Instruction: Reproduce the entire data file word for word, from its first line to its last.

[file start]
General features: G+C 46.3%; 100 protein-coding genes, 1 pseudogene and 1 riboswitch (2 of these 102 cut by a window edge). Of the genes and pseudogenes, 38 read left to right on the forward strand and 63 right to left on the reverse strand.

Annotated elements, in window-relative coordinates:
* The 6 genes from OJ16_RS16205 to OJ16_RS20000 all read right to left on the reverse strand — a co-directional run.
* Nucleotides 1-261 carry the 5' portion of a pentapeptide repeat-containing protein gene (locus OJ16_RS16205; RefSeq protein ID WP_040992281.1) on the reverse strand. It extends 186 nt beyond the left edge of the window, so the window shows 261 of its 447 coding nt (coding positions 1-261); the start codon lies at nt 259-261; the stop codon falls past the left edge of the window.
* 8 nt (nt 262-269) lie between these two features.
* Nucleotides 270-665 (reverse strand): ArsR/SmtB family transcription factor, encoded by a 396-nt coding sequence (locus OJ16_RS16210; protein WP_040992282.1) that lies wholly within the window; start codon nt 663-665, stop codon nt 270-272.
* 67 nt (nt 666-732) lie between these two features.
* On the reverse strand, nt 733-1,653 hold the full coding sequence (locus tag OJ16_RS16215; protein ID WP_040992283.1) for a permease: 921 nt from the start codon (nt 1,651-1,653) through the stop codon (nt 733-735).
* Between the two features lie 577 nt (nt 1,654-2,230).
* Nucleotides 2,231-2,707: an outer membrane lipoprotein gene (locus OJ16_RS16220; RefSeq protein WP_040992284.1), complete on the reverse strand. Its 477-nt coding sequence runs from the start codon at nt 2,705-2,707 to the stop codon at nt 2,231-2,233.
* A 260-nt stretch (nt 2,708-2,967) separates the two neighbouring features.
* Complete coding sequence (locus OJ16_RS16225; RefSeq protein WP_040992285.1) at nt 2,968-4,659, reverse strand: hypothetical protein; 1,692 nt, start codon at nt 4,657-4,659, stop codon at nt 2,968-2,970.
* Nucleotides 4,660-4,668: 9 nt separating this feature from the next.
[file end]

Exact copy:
General features: G+C 46.3%; 100 protein-coding genes, 1 pseudogene and 1 riboswitch (2 of these 102 cut by a window edge). Of the genes and pseudogenes, 38 read left to right on the forward strand and 63 right to left on the reverse strand.

Annotated elements, in window-relative coordinates:
* The 6 genes from OJ16_RS16205 to OJ16_RS20000 all read right to left on the reverse strand — a co-directional run.
* Nucleotides 1-261 carry the 5' portion of a pentapeptide repeat-containing protein gene (locus OJ16_RS16205; RefSeq protein ID WP_040992281.1) on the reverse strand. It extends 186 nt beyond the left edge of the window, so the window shows 261 of its 447 coding nt (coding positions 1-261); the start codon lies at nt 259-261; the stop codon falls past the left edge of the window.
* 8 nt (nt 262-269) lie between these two features.
* Nucleotides 270-665 (reverse strand): ArsR/SmtB family transcription factor, encoded by a 396-nt coding sequence (locus OJ16_RS16210; protein WP_040992282.1) that lies wholly within the window; start codon nt 663-665, stop codon nt 270-272.
* 67 nt (nt 666-732) lie between these two features.
* On the reverse strand, nt 733-1,653 hold the full coding sequence (locus tag OJ16_RS16215; protein ID WP_040992283.1) for a permease: 921 nt from the start codon (nt 1,651-1,653) through the stop codon (nt 733-735).
* Between the two features lie 577 nt (nt 1,654-2,230).
* Nucleotides 2,231-2,707: an outer membrane lipoprotein gene (locus OJ16_RS16220; RefSeq protein WP_040992284.1), complete on the reverse strand. Its 477-nt coding sequence runs from the start codon at nt 2,705-2,707 to the stop codon at nt 2,231-2,233.
* A 260-nt stretch (nt 2,708-2,967) separates the two neighbouring features.
* Complete coding sequence (locus OJ16_RS16225; RefSeq protein WP_040992285.1) at nt 2,968-4,659, reverse strand: hypothetical protein; 1,692 nt, start codon at nt 4,657-4,659, stop codon at nt 2,968-2,970.
* Nucleotides 4,660-4,668: 9 nt separating this feature from the next.